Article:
Here is the big kicker in the study:
Religion is a far bigger part of the lives of older adults than younger adults. Two-thirds of adults ages 65 and older say religion is very important to them, compared with just over half of those ages 30 to 49 and just 44% of those ages 18 to 29. Moreover, among adults ages 65 and above, a third (34%) say religion has grown more important to them over the course of their lives, while just 4% say it has become less important and the majority (60%) say it has stayed the same. Among those who are over 65 and report having an illness or feeling sad, the share who say that religion has become more important to them rises to 43%.
God becomes important the older you get and the more you are smacked upside your head with life and our churches need to do a better job of training up evangelists to reach youth and yound adults without being condescending, out-of-touch, too preachy, or too wishy-washy.

New Encyclical

The Pope's latest encyclical has been signed and will be out soon.

VATICAN CITY -- Pope Benedict XVI signed his latest encyclical Monday, a text on ways to make globalization more attentive to meeting the needs of the poor amid the worldwide financial crisis.

The document, entitled "Charity in Truth," is expected to be published soon.

The pope has said his third encyclical will outline the goals and values that the faithful must defend to ensure solidarity among all peoples.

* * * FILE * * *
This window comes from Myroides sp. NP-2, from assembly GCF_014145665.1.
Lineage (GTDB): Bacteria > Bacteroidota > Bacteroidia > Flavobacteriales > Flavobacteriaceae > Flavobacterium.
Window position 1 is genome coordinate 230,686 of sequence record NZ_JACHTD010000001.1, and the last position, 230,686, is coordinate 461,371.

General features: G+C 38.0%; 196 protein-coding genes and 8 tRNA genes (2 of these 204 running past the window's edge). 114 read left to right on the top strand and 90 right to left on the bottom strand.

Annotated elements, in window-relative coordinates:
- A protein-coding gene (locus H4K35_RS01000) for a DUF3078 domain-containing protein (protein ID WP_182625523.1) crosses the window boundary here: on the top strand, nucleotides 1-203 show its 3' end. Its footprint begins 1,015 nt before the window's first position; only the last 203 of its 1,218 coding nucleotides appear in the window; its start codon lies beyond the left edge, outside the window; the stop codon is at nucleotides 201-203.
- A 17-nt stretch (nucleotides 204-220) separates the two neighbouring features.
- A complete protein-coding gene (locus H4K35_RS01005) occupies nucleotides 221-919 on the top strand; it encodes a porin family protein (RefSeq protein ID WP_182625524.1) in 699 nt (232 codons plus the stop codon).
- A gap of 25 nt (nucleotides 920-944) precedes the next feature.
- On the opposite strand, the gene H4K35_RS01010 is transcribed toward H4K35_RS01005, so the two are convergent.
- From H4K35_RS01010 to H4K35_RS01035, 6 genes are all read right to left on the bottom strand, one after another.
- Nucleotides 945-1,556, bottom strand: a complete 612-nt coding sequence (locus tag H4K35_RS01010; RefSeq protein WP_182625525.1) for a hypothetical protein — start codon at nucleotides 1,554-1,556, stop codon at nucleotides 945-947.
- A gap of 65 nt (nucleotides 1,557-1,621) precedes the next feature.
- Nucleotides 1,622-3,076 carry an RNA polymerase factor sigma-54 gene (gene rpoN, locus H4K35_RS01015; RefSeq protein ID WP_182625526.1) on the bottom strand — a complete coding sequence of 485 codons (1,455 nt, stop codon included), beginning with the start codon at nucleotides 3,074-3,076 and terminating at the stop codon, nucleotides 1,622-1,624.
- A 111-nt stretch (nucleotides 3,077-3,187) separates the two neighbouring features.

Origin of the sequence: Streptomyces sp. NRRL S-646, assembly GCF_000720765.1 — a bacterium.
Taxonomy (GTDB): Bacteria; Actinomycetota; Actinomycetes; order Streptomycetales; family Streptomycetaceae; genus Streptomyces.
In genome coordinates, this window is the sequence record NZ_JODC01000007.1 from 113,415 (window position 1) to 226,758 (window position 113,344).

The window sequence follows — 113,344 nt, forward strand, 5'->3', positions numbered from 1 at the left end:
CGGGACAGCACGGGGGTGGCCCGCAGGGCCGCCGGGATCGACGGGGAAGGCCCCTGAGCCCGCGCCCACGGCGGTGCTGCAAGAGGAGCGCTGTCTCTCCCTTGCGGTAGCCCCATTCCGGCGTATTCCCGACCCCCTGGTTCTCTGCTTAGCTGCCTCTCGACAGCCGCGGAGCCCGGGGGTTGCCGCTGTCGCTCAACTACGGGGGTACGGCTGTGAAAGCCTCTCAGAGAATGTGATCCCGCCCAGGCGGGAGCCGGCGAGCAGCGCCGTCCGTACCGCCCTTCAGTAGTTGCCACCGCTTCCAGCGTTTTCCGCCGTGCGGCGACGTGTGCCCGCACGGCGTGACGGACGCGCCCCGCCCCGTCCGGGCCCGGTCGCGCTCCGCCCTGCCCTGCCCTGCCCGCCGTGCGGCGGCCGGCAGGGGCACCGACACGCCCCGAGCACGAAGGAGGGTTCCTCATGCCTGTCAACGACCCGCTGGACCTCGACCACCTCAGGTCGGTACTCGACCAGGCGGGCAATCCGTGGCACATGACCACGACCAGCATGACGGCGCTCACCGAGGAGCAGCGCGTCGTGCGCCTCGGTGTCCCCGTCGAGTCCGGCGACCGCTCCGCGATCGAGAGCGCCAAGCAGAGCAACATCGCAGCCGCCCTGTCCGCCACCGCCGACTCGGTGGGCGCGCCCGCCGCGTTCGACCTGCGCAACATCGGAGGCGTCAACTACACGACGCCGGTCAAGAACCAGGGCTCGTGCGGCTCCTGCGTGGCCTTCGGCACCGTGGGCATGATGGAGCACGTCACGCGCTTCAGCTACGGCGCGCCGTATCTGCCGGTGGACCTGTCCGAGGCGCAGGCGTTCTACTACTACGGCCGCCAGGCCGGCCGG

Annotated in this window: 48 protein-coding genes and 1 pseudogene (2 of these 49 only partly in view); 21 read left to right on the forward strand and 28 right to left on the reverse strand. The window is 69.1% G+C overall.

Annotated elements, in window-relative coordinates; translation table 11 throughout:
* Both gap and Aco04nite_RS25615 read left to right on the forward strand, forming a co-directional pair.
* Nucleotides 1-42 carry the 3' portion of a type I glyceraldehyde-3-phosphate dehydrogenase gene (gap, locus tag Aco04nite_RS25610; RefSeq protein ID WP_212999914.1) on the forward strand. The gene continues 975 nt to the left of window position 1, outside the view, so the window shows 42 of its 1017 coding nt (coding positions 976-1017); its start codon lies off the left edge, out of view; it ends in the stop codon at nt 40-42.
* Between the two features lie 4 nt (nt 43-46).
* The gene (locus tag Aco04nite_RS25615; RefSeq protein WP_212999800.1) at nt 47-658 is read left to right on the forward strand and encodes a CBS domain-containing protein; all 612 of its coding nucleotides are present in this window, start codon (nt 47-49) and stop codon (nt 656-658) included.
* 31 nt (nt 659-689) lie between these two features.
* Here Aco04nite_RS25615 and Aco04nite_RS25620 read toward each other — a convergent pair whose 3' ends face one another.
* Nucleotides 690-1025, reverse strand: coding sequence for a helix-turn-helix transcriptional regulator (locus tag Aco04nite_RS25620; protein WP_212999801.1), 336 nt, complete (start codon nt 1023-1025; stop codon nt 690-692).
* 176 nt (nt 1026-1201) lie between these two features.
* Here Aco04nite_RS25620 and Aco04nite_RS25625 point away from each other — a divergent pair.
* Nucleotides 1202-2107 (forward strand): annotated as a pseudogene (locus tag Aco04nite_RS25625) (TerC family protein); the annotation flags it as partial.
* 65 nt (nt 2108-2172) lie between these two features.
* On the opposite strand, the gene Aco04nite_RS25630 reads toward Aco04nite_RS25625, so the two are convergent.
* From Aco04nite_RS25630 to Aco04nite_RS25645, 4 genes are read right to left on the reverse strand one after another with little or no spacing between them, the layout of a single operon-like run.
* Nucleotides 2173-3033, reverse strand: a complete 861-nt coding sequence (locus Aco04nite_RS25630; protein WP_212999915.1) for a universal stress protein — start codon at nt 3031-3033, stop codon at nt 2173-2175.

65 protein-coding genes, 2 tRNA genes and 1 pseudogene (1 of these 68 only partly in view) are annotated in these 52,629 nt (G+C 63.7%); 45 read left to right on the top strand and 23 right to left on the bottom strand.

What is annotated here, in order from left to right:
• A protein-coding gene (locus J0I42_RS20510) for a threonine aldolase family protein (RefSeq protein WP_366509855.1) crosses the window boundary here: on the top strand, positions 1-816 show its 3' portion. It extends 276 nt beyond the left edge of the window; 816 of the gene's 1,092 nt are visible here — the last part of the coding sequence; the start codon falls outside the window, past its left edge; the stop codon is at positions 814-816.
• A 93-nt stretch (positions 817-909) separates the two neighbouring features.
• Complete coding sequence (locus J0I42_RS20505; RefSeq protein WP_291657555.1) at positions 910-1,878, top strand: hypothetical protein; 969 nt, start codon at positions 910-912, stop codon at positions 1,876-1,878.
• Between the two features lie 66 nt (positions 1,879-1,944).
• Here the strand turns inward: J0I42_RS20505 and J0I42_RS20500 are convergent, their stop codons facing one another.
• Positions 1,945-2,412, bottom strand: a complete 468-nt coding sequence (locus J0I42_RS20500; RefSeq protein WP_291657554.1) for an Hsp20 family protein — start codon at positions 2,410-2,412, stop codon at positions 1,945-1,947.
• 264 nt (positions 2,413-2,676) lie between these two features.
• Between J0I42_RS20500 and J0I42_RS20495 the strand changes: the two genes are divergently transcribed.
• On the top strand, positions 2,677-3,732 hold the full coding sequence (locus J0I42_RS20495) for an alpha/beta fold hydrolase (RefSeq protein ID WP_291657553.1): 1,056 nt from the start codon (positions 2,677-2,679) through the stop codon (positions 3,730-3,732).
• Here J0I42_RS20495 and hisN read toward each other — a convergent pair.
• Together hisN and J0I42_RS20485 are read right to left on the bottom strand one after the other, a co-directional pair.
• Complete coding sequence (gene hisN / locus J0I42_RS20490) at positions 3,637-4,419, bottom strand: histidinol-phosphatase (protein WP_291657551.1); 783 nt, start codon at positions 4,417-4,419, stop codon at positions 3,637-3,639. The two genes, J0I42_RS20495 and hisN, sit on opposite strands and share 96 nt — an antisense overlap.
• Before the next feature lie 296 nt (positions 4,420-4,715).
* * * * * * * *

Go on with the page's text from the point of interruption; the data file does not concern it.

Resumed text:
Benedict has frequently spoken out on the financial crisis, urging leaders to ensure the world's poor don't end up bearing the brunt of the downturn even though they are not responsible for it. He has said the downturn shows the need to rethink the whole global financial system.

Looking forward to this one.

UPDATE: Some paragraphs of the new encyclical have been revealed.
This one is going to cause some major storms, which we need.

Stoning of Soraya M

Steven D Greydanus thinks the movie is just okay. That is a shame to hear, because I respect his opinions on film and had high hopes for it after seeing the following trailer and reading Archbishop Chaput's recommendation.

Nice Video

Catholic Bioethics Formation

A very nice formation program on the Catholic Church's teachings on healthcare and bioethics will start in the fall, in San Antonio. If you know someone interested in these issues who is within driving distance, you might let them know about it.

Aggie Vocations Update

Fr. Will Straten '00 was ordained a priest for the Diocese of Austin in June.

Fr. Pat Garrett '83 was ordained a priest for the Archdiocese of Galveston-Houston in May.

Deacon Cesar "Charlie" Garza '02 was ordained a transitional deacon for the Diocese of Austin in May 2009.

Father Fred Bayler '79 was ordained a priest for the Diocese of Fairbanks, Alaska in June.

Sr. Gianna (Jennifer Junker '99) will make her final vows as a Dominican Sister of St. Cecilia on July 24 in Nashville.

Br. Mariano (Jon Demma '04) will make his final vows as a Franciscan Friar of the Renewal in August.

Sr Mary Sophia (Blinn student Melissa Prazak) made her first vows as a Holy Spirit Adoration Sister in May 2009.

Sr. Rose Marie (Shannon Schoppe '07) entered the novitiate for the Passionist Nuns july 26.

At least seven Aggies will enter the seminary this fall.

Friday, June 26, 2009

Profession of Vows - Another Aggie Catholic Vocation Story

Another Aggie vocation story. Sr. Gianna (formerly Jennifer Junker) was in grad school with me for a year before leaving to join the Nashville Dominicans. From the Austin Diocese: